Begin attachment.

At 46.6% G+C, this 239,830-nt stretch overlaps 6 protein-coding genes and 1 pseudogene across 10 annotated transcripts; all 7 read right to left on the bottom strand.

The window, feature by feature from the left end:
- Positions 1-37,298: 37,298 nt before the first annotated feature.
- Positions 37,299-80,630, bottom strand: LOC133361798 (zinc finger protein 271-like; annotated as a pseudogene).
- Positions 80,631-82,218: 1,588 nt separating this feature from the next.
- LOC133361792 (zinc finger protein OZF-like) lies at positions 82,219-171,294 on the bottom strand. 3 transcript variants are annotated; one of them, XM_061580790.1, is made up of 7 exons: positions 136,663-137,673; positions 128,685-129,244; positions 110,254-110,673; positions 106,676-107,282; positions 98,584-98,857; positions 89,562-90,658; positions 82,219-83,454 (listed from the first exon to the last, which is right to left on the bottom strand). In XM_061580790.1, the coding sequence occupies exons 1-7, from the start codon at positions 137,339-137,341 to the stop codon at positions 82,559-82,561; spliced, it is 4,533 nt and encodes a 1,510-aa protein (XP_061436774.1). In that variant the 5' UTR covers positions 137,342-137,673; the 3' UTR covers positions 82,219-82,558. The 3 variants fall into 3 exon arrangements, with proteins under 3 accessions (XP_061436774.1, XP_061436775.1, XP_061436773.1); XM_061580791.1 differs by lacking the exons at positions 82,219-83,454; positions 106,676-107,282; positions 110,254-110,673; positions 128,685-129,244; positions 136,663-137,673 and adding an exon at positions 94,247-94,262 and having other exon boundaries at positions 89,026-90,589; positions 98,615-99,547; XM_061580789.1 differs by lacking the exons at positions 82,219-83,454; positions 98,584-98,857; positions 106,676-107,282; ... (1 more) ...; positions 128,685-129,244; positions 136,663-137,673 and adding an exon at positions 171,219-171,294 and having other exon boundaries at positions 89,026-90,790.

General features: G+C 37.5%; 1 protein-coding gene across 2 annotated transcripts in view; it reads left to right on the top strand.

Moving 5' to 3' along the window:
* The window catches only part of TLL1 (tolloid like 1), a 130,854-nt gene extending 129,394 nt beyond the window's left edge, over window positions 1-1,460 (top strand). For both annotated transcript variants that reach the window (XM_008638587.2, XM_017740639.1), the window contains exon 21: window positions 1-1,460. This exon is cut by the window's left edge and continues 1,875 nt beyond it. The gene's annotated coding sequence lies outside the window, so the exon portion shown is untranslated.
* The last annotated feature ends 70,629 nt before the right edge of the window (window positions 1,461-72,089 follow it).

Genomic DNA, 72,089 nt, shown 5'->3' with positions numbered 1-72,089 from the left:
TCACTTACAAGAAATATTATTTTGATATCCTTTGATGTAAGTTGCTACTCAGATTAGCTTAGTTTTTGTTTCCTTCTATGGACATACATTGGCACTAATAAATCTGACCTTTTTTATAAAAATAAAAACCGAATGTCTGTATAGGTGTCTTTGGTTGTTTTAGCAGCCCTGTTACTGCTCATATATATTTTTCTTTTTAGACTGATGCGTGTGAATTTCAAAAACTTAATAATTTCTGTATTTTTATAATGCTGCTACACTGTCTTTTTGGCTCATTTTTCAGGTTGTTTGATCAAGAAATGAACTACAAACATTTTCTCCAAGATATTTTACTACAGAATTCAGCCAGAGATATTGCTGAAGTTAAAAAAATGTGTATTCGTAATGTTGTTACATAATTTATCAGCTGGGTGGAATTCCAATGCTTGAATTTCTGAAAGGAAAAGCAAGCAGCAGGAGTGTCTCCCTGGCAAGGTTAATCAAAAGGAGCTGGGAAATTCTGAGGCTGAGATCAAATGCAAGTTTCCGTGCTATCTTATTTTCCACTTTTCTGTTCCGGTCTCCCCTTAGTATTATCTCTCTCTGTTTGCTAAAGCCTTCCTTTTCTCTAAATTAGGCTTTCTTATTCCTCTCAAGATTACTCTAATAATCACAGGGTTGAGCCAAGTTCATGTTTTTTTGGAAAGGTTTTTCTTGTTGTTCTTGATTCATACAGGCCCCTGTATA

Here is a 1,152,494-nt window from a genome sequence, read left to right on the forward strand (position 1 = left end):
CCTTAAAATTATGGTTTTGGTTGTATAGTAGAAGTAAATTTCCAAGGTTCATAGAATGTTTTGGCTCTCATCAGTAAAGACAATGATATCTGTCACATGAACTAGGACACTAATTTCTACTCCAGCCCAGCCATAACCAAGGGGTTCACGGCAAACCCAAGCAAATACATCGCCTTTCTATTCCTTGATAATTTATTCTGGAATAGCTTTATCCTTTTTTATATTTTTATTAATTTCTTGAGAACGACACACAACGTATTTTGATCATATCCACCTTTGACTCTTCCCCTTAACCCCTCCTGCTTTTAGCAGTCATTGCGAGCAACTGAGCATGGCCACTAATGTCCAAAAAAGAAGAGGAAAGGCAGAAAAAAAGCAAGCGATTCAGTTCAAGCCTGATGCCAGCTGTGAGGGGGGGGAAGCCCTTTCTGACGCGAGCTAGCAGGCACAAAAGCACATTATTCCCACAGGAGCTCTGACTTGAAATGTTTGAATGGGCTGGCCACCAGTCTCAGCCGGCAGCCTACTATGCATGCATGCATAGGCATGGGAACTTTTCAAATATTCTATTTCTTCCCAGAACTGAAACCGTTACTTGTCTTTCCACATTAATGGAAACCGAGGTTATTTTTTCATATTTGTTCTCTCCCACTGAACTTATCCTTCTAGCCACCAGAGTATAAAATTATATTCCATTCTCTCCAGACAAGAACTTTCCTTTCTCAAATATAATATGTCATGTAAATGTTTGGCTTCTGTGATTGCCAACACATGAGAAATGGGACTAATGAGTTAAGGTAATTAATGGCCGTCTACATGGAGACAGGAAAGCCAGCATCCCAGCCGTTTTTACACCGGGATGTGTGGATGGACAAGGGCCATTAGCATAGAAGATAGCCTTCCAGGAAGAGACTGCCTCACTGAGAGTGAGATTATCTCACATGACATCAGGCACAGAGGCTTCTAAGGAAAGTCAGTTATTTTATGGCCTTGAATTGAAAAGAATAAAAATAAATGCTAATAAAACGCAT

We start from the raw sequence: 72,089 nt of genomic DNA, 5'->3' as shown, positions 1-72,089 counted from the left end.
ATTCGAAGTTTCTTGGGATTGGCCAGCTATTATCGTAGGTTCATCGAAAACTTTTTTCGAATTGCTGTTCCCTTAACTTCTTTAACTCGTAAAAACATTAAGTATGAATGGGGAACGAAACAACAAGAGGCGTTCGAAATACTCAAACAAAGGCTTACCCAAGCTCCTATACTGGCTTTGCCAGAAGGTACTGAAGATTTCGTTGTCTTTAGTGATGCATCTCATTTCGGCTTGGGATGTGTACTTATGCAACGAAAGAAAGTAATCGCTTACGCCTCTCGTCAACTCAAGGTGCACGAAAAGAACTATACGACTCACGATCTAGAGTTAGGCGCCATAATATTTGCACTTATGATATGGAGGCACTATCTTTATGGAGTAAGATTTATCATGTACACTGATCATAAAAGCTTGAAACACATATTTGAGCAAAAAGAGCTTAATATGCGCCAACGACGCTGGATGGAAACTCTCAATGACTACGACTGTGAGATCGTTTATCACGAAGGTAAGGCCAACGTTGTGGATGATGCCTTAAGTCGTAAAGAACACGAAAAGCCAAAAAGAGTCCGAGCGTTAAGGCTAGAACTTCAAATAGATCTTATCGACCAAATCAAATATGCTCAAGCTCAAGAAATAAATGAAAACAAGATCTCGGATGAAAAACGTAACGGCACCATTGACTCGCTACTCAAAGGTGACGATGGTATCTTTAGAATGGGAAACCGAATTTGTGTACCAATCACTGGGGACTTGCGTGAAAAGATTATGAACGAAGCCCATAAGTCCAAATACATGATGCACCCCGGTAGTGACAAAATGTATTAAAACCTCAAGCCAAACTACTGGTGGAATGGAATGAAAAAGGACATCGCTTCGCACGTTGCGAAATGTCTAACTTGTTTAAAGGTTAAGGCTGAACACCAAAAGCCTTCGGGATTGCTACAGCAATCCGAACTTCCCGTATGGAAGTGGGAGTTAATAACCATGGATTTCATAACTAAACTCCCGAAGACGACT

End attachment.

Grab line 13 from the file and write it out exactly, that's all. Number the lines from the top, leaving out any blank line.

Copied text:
Here is a 1,152,494-nt window from a genome sequence, read left to right on the forward strand (position 1 = left end):